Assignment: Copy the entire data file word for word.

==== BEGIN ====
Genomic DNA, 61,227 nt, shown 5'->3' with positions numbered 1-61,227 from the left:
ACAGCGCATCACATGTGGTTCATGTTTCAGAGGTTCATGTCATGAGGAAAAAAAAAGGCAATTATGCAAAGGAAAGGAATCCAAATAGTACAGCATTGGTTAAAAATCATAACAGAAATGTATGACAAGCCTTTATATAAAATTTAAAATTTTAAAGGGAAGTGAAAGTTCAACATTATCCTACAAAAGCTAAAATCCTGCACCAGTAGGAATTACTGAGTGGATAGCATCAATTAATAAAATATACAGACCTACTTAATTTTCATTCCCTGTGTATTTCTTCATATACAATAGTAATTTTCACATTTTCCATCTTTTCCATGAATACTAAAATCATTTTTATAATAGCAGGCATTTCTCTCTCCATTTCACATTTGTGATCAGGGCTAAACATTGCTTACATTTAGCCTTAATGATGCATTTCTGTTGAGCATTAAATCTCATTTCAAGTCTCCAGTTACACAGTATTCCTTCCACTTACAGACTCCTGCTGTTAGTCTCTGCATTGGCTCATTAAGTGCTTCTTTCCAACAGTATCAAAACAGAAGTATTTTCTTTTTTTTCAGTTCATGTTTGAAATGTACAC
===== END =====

Genomic DNA, 61,227 nt, shown 5'->3' with positions numbered 1-61,227 from the left:
ACAGCGCATCACATGTGGTTCATGTTTCAGAGGTTCATGTCATGAGGAAAAAAAAAGGCAATTATGCAAAGGAAAGGAATCCAAATAGTACAGCATTGGTTAAAAATCATAACAGAAATGTATGACAAGCCTTTATATAAAATTTAAAATTTTAAAGGGAAGTGAAAGTTCAACATTATCCTACAAAAGCTAAAATCCTGCACCAGTAGGAATTACTGAGTGGATAGCATCAATTAATAAAATATACAGACCTACTTAATTTTCATTCCCTGTGTATTTCTTCATATACAATAGTAATTTTCACATTTTCCATCTTTTCCATGAATACTAAAATCATTTTTATAATAGCAGGCATTTCTCTCTCCATTTCACATTTGTGATCAGGGCTAAACATTGCTTACATTTAGCCTTAATGATGCATTTCTGTTGAGCATTAAATCTCATTTCAAGTCTCCAGTTACACAGTATTCCTTCCACTTACAGACTCCTGCTGTTAGTCTCTGCATTGGCTCATTAAGTGCTTCTTTCCAACAGTATCAAAACAGAAGTATTTTCTTTTTTTTCAGTTCATGTTTGAAATGTACAC